In his Reminiscences of an Orkney Parish, John Firth (1838-1922) wrote that this islet was once home to a kirk: “During the Middle Ages several chapels existed in the district now known as the parish of Firth – one on the island in the Loch of Wasdale.”

The test-pitting revealed large quantities of cairn-like rubble, in addition to more structural remains or a stone surface, indicating that the entire promontory/islet is artificial.

Martin Carruthers, a lecturer at UHI, said: “A structure made up of some very large masonry seems to lurk at the heart of the cairn makeup. Constructing this ‘monument’ must have been a very substantial undertaking.”

“In terms of artefacts, apart from some later post-medieval glazed pottery, we recovered a single worked flint, probably a ‘thumbnail’ scraper, which is most likely later Neolithic in date,” added Carruthers.

Header Image Credit : Shutterstock

Sources : UHI

This content was originally published on www.heritagedaily.com – © 2023 – HeritageDaily

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Archaeologists identify the original sarcophagus of Ramesses II

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Archaeologists from Sorbonne University have identified the original sarcophagus of Ramesses II, otherwise known as Ramesses the Great.

Ramesses II was the third pharaoh of the 19th Dynasty during the New Kingdom period.
His reign is often regarded as the most celebrated in Egypt’s history, marked by several major military campaigns and numerous monument construction projects.

Based on supporting historical accounts, most Egyptologists suggest that Ramesses II assumed the throne in 1279 BC and reigned until his death at the age of around 90 in 1212 or 1213 BC.

His remains were interred in a tomb complex (designated KV7) in the Valley of the Kings, located opposite the tomb of his sons (KV5), and near the tomb (KV8) of his son and successor, Merenptah.

During the reign of Ramesses III during the 20th Dynasty, the tomb of Ramesses II was looted by grave robbers. Ancient texts record that priests moved his remains to the tomb of Queen Ahmose Inhapy, and then to the tomb of the high priest Pinedjem II.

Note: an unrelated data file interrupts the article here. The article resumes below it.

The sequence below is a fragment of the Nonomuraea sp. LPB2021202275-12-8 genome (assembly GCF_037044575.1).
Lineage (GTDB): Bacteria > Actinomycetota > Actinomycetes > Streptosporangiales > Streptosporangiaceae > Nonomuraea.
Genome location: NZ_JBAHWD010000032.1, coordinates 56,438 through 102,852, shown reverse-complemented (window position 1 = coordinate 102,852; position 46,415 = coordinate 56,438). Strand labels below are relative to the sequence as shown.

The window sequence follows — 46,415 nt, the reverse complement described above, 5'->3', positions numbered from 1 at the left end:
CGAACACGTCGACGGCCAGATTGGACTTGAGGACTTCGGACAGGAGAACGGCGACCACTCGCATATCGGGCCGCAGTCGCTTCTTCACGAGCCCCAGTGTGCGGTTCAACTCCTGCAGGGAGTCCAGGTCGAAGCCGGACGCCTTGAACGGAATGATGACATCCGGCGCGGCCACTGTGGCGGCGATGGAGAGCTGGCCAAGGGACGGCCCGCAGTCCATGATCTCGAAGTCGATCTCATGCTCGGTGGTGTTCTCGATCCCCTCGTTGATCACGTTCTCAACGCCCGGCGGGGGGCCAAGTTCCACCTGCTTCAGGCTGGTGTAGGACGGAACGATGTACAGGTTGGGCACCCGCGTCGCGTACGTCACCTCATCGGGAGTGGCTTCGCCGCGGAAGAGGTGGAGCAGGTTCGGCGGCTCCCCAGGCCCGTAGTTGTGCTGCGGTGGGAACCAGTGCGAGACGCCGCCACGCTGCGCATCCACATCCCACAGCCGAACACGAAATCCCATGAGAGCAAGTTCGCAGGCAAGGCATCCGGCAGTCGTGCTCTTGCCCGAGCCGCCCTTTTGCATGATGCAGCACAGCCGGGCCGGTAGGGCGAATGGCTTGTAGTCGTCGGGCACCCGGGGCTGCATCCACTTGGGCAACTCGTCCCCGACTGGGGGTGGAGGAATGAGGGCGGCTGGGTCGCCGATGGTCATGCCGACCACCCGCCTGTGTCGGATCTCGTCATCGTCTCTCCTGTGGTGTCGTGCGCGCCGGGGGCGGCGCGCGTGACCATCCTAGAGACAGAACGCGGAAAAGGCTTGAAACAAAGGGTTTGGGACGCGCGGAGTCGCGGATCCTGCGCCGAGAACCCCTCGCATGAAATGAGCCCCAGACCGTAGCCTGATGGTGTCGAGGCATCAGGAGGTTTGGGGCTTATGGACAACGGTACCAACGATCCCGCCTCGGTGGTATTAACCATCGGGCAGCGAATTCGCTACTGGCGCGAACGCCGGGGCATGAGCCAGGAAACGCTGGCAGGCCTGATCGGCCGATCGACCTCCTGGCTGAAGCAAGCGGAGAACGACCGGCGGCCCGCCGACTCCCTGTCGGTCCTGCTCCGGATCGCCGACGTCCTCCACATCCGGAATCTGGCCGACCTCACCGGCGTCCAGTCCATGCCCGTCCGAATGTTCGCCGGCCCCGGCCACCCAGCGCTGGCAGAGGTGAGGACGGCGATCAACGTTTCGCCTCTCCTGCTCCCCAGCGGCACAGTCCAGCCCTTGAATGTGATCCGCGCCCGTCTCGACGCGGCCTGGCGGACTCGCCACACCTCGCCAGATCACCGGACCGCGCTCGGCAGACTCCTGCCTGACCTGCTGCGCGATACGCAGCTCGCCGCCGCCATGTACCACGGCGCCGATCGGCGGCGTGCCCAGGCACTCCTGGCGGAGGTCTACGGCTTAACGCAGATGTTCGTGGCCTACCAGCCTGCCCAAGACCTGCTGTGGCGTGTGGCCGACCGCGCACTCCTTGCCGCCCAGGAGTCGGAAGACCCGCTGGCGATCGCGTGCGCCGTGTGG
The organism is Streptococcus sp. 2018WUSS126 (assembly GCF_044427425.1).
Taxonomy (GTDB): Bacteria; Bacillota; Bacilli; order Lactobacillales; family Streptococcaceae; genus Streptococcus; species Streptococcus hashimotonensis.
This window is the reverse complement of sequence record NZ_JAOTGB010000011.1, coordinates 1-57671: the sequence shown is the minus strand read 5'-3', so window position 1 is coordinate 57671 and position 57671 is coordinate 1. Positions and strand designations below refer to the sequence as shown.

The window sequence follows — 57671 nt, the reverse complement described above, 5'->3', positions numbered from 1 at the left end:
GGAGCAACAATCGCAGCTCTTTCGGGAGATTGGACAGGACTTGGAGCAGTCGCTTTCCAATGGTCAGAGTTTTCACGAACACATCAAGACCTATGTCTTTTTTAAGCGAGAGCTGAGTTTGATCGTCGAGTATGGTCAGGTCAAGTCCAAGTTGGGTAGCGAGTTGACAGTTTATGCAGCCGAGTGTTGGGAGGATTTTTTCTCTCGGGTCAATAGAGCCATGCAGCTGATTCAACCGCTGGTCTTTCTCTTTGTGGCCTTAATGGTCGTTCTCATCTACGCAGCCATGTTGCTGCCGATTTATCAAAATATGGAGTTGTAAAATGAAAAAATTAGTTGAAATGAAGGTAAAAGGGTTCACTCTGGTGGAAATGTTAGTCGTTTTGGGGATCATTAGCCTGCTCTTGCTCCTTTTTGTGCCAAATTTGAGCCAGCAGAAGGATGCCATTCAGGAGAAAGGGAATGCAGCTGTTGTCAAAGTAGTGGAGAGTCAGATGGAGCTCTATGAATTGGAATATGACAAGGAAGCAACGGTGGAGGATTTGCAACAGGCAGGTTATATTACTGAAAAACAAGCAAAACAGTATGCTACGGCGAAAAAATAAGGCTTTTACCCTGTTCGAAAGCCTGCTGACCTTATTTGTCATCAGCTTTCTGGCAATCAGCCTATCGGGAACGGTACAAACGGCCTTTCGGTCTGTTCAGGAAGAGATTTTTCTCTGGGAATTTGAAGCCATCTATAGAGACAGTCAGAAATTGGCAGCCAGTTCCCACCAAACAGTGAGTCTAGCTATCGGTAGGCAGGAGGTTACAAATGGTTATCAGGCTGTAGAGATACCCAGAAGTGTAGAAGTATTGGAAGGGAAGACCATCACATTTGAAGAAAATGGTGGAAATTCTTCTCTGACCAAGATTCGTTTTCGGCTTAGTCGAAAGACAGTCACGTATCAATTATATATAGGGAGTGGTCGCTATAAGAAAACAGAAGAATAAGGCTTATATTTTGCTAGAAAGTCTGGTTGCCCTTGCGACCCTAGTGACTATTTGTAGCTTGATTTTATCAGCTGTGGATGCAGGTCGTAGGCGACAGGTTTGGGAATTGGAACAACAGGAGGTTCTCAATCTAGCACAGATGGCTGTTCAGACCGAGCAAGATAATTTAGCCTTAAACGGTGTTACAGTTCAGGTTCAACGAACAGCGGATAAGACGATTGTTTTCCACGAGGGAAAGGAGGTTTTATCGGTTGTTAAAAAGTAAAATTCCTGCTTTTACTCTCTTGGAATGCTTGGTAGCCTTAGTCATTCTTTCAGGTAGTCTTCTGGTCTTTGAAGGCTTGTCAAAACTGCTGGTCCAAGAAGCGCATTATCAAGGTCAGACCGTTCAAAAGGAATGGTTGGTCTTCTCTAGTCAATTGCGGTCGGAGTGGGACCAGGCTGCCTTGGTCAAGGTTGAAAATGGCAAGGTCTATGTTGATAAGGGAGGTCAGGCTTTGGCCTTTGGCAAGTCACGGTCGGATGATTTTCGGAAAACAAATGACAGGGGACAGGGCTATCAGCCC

His final resting place was a tomb (designated TT320), located next to Deir el-Bahari, in the Theban Necropolis opposite Luxor. The tomb is a Royal Cache containing the mummified remains of more than 50 kings, queens, and other royal family members of the New Kingdom period.

The mummy of Ramesses II was discovered in TT320 during excavations in 1881. He was found placed in a simple wooden coffin, suggesting that this was meant as a temporary measure until a more permanent resting place could be determined.

A new study, published in the Revue d’Égyptologie, suggests that a fragment of a sarcophagus discovered in 2009 at Abydos was part of the original sarcophagus of Ramesses II.

The sarcophagus fragment was found in a Coptic monastery and has recently been re-examined by Egyptologist Frédéric Payraudeau from Sorbonne University.

According to the study author, the decoration and texts on the sarcophagus fragment indicate that it was first used by Ramesses II (evidenced by the cartouche of Ramesses II), and later reused by a high priest of the 21st Dynasty, Menkheperre (around 1000 BC) who likely had the sarcophagus transported to Abydos after KV7 was looted.

Header Image Credit : Sarcophagus fragment – Kevin Cahail

Sources : cnrs | Le sarcophage de Ramsès II remployé à Abydos – Published in the Revue d’Égyptologie.

This content was originally published on www.heritagedaily.com – © 2023 – HeritageDaily